In December of 2020, Rolling Stone Australia released a special edition issue which looks at the 50 Greatest Australian Artists of All Time, paying tribute to the best and most impactful artists in Australian music history. While it would have been easy for the editors and writers of the publication to profess their love of the listed artists, the decision was instead made for those who found themselves inspired by these world-renowned names to share their own testimonials of why these artists deserve to make the list.
In celebration of the issue’s release in December, we’re counting down the full 50 artists and their accompanying testimonials in this ongoing online feature. If you want to get your hands on an physical copy of the magazine, be sure to subscribe now to experience the double-length edition featuring some of Australia’s best and brightest discussing the finest names in local music.
50 Greatest Australian Artists of All Time – #38: Yothu Yindi (by Peter Garrett of Midnight Oil)
Back in the day whilst travelling in the Top End, I met a young Indigenous trainee teacher on the northeast coast of Arnhem Land. It’s a place of coastal mangroves and paperbark forests where the Yolngu people have lived for eons.
With an acoustic guitar at his side that person, now known as Dr M Yunupingu, told me he wanted to form a band that would take Yolngu culture far and wide. Not long after, Yothu Yindi (loose translation, “child and mother”) emerged.
Including the now-famous Gurumul Yunupingu on keyboards and guitar, Witiyana Marika dancing and playing traditional clapsticks, alongside white fellas Stu Kellaway and Cal Williams, Yothu Yindi were distinct and different, fusing modern pop/rock with traditional music and language, underpinned by a philosophy called ‘both ways’.
‘Both ways’ envisioned black and white working together, respecting each other’s cultures and forging a united, fairer nation. In time Yothu Yindi took this perspective across Australia and later the world – a singular achievement.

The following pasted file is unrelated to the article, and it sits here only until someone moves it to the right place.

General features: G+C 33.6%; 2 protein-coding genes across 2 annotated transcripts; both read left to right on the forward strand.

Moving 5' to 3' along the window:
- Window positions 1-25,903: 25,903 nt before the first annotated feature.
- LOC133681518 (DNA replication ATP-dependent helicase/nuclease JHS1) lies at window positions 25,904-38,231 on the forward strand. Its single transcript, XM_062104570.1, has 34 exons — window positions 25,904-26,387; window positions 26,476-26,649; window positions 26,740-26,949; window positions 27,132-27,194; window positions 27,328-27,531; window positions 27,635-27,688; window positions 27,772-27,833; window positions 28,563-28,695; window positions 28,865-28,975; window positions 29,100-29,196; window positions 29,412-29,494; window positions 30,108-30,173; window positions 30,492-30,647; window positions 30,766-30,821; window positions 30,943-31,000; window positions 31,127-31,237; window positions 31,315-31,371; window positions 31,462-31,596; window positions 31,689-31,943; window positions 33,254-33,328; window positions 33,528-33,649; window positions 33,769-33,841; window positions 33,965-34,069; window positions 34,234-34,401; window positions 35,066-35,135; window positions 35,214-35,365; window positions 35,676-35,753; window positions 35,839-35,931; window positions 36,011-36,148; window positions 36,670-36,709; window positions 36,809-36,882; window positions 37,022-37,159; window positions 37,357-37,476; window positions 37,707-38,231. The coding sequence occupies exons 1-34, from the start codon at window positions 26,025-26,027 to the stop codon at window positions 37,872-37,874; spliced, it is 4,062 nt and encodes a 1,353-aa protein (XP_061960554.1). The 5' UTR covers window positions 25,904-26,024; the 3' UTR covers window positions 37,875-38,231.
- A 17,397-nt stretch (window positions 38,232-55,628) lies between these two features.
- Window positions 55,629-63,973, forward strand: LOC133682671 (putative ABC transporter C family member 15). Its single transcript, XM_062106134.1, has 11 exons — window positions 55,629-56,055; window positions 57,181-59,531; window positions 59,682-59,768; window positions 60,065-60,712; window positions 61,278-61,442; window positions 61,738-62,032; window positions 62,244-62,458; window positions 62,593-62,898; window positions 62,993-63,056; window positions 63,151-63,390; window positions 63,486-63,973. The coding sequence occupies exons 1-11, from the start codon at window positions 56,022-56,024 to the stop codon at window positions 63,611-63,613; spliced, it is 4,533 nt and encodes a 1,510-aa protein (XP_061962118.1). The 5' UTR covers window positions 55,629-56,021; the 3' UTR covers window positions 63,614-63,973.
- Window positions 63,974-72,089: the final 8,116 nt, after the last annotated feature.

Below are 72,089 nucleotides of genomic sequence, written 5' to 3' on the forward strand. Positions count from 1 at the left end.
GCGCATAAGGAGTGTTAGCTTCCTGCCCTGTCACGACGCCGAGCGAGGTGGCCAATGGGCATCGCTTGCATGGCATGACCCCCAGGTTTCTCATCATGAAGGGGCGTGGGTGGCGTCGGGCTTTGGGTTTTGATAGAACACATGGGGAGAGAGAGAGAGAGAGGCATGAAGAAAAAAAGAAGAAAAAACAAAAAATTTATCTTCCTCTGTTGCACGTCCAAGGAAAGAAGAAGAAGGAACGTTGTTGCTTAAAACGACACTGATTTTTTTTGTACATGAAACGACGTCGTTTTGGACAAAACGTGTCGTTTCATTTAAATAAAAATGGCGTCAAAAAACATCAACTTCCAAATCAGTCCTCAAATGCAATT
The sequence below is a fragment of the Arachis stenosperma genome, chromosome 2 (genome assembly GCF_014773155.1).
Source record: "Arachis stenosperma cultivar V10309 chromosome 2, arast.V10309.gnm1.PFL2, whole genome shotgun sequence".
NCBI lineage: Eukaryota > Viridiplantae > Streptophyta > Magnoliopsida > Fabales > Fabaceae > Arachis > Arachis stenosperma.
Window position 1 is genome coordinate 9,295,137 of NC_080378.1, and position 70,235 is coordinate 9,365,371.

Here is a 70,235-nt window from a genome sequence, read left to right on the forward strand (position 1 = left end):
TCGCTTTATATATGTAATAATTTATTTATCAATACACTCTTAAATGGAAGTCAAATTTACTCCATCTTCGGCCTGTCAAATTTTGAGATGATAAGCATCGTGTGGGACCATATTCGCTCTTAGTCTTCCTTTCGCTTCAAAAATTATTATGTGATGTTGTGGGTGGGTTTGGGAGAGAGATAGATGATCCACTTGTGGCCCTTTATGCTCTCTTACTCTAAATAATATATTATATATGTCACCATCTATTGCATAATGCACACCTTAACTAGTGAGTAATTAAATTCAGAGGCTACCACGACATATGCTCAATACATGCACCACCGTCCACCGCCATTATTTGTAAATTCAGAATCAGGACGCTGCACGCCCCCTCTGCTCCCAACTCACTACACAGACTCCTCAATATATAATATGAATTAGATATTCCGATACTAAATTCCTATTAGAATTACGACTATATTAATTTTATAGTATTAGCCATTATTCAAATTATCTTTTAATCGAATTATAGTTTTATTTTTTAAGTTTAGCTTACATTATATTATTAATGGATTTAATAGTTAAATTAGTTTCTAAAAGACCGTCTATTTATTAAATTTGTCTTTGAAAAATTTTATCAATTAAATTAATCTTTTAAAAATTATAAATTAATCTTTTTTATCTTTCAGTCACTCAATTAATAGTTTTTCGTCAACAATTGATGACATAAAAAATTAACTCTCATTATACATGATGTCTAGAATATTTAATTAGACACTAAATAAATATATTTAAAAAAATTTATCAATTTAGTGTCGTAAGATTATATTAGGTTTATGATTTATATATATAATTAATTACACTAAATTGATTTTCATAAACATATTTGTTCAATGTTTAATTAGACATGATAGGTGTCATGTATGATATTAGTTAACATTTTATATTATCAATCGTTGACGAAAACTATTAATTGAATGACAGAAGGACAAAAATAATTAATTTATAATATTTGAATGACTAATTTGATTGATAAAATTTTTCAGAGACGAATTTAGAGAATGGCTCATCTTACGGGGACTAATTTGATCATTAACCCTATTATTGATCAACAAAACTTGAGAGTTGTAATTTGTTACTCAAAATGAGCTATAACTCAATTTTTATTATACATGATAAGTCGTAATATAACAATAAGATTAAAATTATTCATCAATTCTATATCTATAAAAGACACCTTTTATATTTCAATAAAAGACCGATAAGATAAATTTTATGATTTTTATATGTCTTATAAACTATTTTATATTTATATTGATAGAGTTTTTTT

Their best-known song “Treaty”, released early in their career, is a good example.
Incensed by the broken promise of then Prime Minister Bob Hawke for a treaty between Australia and Aboriginal people, “Treaty” demanded a document of reckoning to expunge the stain on Australia’s conscience due to the theft of First Nations’ land by British colonists. Paul Kelly and l helped in the writing, Mark Moffat produced – a ‘both ways’ moment.
“We used to hang side stage watching the band in full flight.”
The first version went nowhere. But a dance remix by Filthy Lucre saw it became a radio hit as listeners across the country heard – many for the first time – the Aboriginal language Gumatj, in a song directly addressing one of the most crucial issues of our time. Regrettably one still not resolved.
During the Nineties, Midnight Oil toured with Yothu Yindi in the US where nobody had ever seen anything quite like them.
We used to hang side stage watching the band in full flight, with dancers and backing singers painted in traditional markings exhorting the crowd to rise up and listen. The didge throbbing like the heartbeat of the continent, the music rolling off the stage like the tide, carrying the words to places unknown.
They made six albums, with Tribal Voice my favourite, and played all over including at the closing of the Sydney 2000 Olympics. Since the tragic early death of Dr M Yunupingu in 2013, they have ploughed on as Yothu Yindi and The Treaty Project. Yirrmal Marika, Dr Y’s grandson, joined us at the Domain in Sydney for a version of “Treaty” to close off The Great Circle tour in 2018. Thirty years later still performing, still getting the message out – some band.